class="style18"> Handheld 35mm On A Boat
Published : 30th July 2008
A client has asked me to shoot 35mm "running footage" for high-performance bass boats handheld in a similar style as footage I have shot on video and 16mm, in order to cut better with existing 35mm helicopter footage I shot with a Middle Mount. My question is, which body would be best for this task? The prime consideration is the wind load on the mag. The platform is a special boat set up with a gantry and walkway. The speeds in question are 45-55 mph. Lens will most likely be the Optimo 17-80 zoom. My first thought was the Aaton 35-3, a camera I have not operated before.
Thanks for your comments -
Little Rock, AR
If you can get your hands on one, you might consider an Arri 235 with a low profile (handheld) magazine.
The magazine sticks out behind ... mostly in the same wind signature as your head., and the camera itself is small and light.
LA based VFX DP
You're going to make fun of me... but if you skip the zoom, an Eyemo with a decent couple lenses on it is perfect for the application and the wind loading is substantially smaller than a full-size camera with a mag. I have used them hanging out of airplanes before and they feel like a toy, but they produce great-looking footage, better than they have any right to.
Guy Galloway & those interested,
I love CML for stuff like this; thanks Mark W.: ..'might consider an Arri 235 with a low profile (handheld) magazine.
..' same wind signature as your head., and the camera itself is small and light.
( Mark Weingartner)
Just thought I'd add that with seeing the words : 'handheld, with small, light, 'wind load factor' @ 55-60mph "...the use of a Gyro would certainly come to mind.
It might help alot with keeping the Camera suddenly tipped sideways in gusts (assuming your whole body is not also momentarily swept sideways.
Also minimizing a MatteBox, to a cylindrical shade is a good idea when you're out In the Wind.... and if you're doing alot of this: I have also heard of using an independently Grip'd motorcycle faring (the shell) as a wind&splash shell for a camera shooting boat-to-boat (& car-to-car), especially as a preventative to the Splash factor when shooting moving Jet skis or Boats.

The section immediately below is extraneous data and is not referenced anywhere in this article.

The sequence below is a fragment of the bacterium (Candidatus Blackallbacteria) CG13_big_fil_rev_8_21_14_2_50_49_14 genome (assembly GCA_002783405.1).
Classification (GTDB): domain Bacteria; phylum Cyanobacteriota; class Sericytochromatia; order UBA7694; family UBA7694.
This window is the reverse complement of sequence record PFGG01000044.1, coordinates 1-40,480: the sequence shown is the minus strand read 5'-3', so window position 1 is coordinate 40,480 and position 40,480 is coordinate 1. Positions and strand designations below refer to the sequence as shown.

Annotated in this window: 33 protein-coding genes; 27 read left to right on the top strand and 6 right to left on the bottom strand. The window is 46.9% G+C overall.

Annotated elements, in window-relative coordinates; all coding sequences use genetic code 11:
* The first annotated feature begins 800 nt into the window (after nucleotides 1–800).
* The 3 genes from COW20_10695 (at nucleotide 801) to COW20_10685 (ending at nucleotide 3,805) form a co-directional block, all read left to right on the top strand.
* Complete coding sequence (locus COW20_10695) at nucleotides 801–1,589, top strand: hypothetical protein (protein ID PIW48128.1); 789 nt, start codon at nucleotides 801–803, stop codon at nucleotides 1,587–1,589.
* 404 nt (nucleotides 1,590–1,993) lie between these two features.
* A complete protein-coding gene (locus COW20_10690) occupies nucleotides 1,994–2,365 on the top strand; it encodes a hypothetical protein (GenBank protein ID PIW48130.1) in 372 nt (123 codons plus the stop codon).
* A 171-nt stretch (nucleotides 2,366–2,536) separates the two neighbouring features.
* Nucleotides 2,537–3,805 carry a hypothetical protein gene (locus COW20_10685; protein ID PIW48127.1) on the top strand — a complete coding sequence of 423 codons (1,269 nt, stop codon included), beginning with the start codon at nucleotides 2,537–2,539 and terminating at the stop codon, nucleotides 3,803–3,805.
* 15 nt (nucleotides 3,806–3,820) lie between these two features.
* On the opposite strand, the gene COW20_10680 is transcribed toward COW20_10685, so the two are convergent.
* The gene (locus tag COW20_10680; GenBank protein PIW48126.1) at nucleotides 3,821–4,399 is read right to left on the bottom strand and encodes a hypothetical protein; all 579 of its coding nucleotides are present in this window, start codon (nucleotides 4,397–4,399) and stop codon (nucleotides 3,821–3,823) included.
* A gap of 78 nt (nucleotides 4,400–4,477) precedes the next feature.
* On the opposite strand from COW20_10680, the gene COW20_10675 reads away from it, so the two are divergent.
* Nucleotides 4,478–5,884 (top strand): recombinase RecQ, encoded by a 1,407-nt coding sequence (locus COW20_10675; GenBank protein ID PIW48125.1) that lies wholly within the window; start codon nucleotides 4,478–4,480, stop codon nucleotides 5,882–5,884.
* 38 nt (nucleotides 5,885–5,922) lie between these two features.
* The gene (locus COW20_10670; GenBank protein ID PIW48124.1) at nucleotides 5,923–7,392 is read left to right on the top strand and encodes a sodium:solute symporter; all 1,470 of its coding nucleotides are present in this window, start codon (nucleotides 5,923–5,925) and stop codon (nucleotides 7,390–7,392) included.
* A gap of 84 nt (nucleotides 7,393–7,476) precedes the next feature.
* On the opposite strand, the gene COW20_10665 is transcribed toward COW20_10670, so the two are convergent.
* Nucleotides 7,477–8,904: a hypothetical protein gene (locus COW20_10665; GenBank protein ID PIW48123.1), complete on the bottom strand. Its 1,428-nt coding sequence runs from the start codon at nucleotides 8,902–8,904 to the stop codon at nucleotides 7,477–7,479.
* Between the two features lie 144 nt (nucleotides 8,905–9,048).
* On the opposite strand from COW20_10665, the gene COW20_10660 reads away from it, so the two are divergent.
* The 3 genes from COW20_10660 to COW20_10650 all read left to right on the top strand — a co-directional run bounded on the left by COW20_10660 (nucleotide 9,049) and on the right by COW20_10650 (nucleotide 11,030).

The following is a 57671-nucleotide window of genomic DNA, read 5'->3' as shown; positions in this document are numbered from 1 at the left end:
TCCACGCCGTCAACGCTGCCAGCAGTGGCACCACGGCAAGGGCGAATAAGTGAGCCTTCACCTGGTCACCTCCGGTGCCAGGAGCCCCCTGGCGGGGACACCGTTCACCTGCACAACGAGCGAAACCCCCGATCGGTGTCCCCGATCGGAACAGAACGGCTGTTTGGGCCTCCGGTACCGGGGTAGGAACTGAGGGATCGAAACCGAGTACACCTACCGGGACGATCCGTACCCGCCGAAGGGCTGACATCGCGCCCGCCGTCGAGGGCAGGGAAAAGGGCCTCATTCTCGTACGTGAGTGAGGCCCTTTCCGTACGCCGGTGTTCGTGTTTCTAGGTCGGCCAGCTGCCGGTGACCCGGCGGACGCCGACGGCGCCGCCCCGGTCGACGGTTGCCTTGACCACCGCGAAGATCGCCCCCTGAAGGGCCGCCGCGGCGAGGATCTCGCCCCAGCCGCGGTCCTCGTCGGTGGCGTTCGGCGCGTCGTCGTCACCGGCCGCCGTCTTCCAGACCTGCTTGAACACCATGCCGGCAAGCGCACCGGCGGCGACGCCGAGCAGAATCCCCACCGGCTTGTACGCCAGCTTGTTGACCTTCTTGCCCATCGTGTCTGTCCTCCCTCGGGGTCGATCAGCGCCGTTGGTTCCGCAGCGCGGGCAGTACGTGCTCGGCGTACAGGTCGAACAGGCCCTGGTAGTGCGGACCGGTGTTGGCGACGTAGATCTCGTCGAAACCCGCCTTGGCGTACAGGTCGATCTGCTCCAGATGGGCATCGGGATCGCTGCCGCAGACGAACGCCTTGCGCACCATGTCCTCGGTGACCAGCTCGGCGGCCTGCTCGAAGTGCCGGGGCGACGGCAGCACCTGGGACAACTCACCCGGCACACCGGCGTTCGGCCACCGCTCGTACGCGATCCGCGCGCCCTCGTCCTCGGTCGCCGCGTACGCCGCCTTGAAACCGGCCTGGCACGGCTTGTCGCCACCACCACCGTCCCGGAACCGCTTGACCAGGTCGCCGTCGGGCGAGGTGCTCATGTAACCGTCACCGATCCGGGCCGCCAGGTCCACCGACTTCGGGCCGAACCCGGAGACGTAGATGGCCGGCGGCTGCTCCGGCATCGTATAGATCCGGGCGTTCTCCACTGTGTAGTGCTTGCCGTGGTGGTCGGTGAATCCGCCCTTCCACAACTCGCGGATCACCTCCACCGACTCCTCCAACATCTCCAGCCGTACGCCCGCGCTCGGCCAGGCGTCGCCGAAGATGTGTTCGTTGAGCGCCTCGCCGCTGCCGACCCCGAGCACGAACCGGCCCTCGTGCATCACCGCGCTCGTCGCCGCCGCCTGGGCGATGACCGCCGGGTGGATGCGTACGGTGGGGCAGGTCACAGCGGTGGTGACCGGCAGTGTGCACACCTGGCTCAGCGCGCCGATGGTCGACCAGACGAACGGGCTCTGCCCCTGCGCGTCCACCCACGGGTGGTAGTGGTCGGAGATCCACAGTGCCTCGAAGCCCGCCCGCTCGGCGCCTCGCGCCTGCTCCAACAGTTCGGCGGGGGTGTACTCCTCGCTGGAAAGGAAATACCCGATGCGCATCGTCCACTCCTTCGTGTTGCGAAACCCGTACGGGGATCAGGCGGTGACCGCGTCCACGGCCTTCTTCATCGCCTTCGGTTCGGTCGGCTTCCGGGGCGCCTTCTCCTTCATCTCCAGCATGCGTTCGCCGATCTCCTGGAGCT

Set yourself up to be comfortable with what you're doing !
Kirk 'been there before..' Hammond
Photographer / Gaffing
Zürich / Pasadena
For situations like this, you may want to look into getting/renting a Konvas.
I have two and have used them for many hard to get hand-held shots, similar to what you are describing (shooting from a 4-wheel drive, out the open door of a helicopter, etc). They are ex-soviet, thus making them inexpensive camera equipment, but still, they are quite rugged and reliable.
If needed, you can modify the camera to PL mount and use the lenses of your choice, or you can use the Lomo lenses that often come with it. If you've never used Lomo lenses before, they aren't anything to laugh at, especially for their price.
With your choice of lenses, 400ft and 200ft mags (Even though it's labeled 200ft, it only holds roughly 150ft of film with a proper spool. The 400ft holds 400ft), you can set the camera up to be weighted for your needs. For wind, you should be good - my description isn't the best, but the magazine inserts into the back of the camera and your head can rest against it, helping to stabilize the entire camera. Btw: when you switch over to the smaller 200ft magazine, it becomes very compact.
It's MOS and kinda loud at 55db (operation with the 200ft mag is much quieter than with the 400ft mag), but for what you're shooting, it should work nicely.
See http://konvas.org for more info (Disclaimer: I help run the site)
Crimson Chain Productions
Thanks for all the helpful suggestions -
I thought those interested might like to hear how my bass boat shoot on the water went.
I ended up using the Arri 235 with the shoulder mags, which worked very well. I shot super 35 with a custom large TV GG. I used the Optimo 17-80 with a hard lens shade and no follow focus or zoom motor. I found that while gripping the 15mm rod with my neoprene-gloved hand, I could reach both focus and zoom comfortably with my thumb. I did not do any 'live' zooms. Focus was forgiving considering my deep stop with no filtration and 5201. I might consider next time trying the 28-76 Optimo or another lens in that range.
I found it useful to arm down the left handgrip and transfer some of the front-heaviness to my chest. Although this transmitted a bit more vibration from my lower body, I was able to compensate by using my legs more than I used to for the years I did this with SD video.
As usual day 2 was better than day 1 as I settled into a groove and fine-tuned which muscles to use and which to relax- a very important thing. Especially if the air temp is 36 degrees F and you are going 55 mph. Those of us who ride motorcycles can relate I'm sure. In fact I did wear a motorcycle jacket which worked out great.
And - I had my assistant hold a motorcycle windshield which was very helpful at the higher speeds especially. If we do this next year I have a rig in mind to build.
I left plenty of room for stabilization but the editor opted not to stabilize anything which I took as a compliment. I would say it was about as steady as a Middle Mount without the gyros, or maybe a little more stable.
All in all a fun and successful shoot. Thanks again for the support of the CML, it is much appreciated!
Little Rock, Arkansas